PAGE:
Highlights from The Russell Auction in Great Falls, Montana.

Christmas Dinner, an 1898 pen-and-ink drawing by Russell, with watercolors added by an unknown artist, went for $140,400. Courtesy C.M. Russell Museum

As might be expected, the strongest sellers at the Russell Auction, held at the C.M. Russell Museum on August 19, were works by the artist himself. Charles Russell’s painting Drifting, an early work from 1889-90 and based on his experiences as a cowboy in Montana, pulled in $643,500. Christmas Dinner, his pen-and-ink drawing of American Indians arriving at a cabin on the holiday fetched $140,400. The drawing begs the question, were they invited or unexpected guests? A decidedly less peaceable image, Cochran Shot the Indian, effectively captured the Old West action that has made Russell so popular over the years. When the hammer fell at $994,500, the watercolor had taken top dollar at the auction. 

Cochran Shot the Indian, a watercolor, was created by Russell based on an actual historical event and appeared as an illustration in the book Fifteen Thousand Miles by Stage. It went for $994,500. Courtesy C.M. Russell Museum

For many years I have been a fan of Charles Russell’s illustrations on letters, cards and other correspondence. They often reveal his love of things truly Western as well as his sense of humor. A greeting card, illustrated by him with a stagecoach, went for $40,950 at the Russell auction. Do I Look Like a Piker?, a humorous watercolor, went for $38,025. 

Several of Russell’s contemporaries, who carried the Western Art tradition well into the 20th century, were represented. These included Charles Schreyvogel, whose Indian on Horseback commanded $140,400, and Edgar Paxson, whose portrait of a Cheyenne brave gathered $36,270. Most of the pieces at the auction, however, were by living artists, like Russell Skull Society of Artists’ member Charles Fritz. When Winter Prayers Are Answered, his rendition of two American Indians hunting buffalo in a winter landscape, went for $23,400. Skull Society member R. Tom Gilleon’s Mourning Star, fetched $409,500, the highest price commanded by a living artist at the auction. 

Twenty of the 205 lots offered were pulled because they failed to meet their reserves. These withdrawals included several works by Russell and suggest some sellers may have had unrealistic expectations of the current market. Nevertheless, the annual Russell Auction succeeded this year in bringing in a total of  $3,687,360 plus another $117,527 in an additional “quick draw” auction, with all proceeds from that sale going to benefit the museum.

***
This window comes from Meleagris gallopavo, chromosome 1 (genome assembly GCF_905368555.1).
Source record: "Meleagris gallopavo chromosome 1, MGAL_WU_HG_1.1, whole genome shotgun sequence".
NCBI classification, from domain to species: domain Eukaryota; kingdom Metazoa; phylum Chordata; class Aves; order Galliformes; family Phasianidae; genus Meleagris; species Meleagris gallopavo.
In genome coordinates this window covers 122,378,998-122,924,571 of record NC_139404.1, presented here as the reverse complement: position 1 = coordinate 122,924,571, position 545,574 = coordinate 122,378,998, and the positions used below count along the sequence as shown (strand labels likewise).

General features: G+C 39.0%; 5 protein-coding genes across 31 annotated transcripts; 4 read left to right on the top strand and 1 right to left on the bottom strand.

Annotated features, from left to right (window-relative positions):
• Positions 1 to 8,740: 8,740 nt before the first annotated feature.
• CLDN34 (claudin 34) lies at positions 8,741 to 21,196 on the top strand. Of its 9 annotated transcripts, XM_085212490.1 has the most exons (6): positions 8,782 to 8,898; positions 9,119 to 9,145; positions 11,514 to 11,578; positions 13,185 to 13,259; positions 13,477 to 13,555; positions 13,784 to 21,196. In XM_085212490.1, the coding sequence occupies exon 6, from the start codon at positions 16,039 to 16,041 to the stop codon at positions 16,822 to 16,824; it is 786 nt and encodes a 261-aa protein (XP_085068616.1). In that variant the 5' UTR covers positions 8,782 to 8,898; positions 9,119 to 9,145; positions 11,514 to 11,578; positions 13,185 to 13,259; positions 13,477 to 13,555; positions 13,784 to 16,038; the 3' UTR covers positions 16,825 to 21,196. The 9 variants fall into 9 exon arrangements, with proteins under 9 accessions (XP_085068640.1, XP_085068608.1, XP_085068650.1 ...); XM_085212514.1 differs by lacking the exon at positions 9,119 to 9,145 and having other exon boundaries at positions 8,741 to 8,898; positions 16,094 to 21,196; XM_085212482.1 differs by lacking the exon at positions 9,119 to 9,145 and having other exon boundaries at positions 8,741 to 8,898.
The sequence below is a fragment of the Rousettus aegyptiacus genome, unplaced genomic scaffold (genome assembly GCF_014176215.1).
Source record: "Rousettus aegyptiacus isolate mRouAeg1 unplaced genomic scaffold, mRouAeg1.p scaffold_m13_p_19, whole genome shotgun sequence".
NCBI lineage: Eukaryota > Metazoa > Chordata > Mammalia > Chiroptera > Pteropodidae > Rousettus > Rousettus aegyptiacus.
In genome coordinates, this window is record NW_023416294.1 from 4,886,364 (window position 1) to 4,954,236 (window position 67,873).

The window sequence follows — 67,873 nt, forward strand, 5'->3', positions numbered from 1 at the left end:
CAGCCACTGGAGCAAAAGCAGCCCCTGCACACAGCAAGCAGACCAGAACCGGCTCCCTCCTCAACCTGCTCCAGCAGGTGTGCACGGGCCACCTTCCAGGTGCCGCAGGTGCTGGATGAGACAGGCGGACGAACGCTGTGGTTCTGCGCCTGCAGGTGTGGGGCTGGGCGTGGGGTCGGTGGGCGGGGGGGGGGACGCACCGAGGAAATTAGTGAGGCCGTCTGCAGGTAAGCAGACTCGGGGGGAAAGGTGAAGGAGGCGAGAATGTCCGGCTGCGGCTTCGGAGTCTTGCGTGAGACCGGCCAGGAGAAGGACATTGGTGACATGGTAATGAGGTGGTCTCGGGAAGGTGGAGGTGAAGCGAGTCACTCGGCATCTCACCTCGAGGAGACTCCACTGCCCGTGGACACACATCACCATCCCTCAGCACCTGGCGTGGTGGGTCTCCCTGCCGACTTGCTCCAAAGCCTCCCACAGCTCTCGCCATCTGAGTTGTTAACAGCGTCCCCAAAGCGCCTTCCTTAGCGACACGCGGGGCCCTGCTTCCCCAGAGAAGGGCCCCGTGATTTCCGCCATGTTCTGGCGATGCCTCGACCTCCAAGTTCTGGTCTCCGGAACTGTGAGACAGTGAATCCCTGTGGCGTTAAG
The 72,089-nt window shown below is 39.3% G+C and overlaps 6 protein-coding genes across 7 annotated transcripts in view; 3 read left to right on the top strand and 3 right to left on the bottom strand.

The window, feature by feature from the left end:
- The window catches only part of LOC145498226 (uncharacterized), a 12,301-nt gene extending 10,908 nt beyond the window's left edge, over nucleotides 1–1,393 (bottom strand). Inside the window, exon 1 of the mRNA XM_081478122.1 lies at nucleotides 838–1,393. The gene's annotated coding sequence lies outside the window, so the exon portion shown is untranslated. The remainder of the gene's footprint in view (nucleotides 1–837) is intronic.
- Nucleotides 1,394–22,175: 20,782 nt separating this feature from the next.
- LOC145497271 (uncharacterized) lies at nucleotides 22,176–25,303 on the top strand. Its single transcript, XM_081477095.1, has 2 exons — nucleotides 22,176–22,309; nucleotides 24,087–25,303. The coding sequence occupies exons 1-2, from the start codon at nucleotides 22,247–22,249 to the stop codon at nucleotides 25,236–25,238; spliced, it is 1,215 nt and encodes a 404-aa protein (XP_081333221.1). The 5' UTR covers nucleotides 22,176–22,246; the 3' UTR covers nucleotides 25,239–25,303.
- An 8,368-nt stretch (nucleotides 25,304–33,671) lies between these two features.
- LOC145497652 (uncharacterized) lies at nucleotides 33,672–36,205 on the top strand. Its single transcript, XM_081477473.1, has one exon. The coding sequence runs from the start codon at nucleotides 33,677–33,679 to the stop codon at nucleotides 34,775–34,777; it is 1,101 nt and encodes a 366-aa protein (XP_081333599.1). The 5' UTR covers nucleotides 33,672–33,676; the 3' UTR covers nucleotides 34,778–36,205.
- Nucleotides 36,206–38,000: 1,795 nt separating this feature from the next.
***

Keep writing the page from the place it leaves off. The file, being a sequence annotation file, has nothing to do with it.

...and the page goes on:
Upcoming Auctions

December 3-5, 2021

Premier Firearms Auction #85

Rock Island Auction Co. (Rock Island, IL)

RockIslandAuction.com • 800-238-8022

December 12, 2021

Arms & Armor, Civil War & Militaria
Signature® Auction #6245

Heritage Auctions (Dallas, TX)

HA.com • 877-437-4824

December 14-17, 2021

Collectible Firearms & Militaria

Morphy Auctions (Denver, PA)

MorphyAuctions.com • 877-968-8880

January 21-22, 2021

Friday: Richard Sr. and Daro Flood Family Collection of Art & Ephemera

Saturday: 32nd Annual Mesa Old West
Show & Auction

Brian Lebel’s Old West Events (Mesa, AZ) 

OldWestEvents.com • 480-779-9378

Drifting, one of his earlier paintings, illustrated the life Russell had known as a cowboy on the Montana plains and went for $643,500. Courtesy C.M. Russell Museum


R. Tom Gilleon is best known for his paintings of tepees, often illuminated from within by a campfire. His Mourning Star, depicting one such luminescent tepee with a solitary star above it, sold for $409,500. Courtesy C.M. Russell Museum


The sole Remington piece at the auction was a 17-inch bas-relief bronze depicting a Cheyenne warrior on horseback. It went for $21,060, nearly twice the expected price. Courtesy C.M. Russell Museum


In Do I Look Like a Piker? Charles Russell humorously portrayed himself as a cigar-smoking dude on a camel. The watercolor fetched $38,025, while a greeting card, illustrated with a stagecoach by Russell in 1920, went for $40,950. Courtesy C.M. Russell Museum


Charles Schreyvogel painted comparatively few oils, which were extensively reproduced as platinum prints and lithographs. Thus his paintings are very much in demand, like Indian on Horseback, which sold for $140,400 at the Russell. Courtesy C.M. Russell Museum

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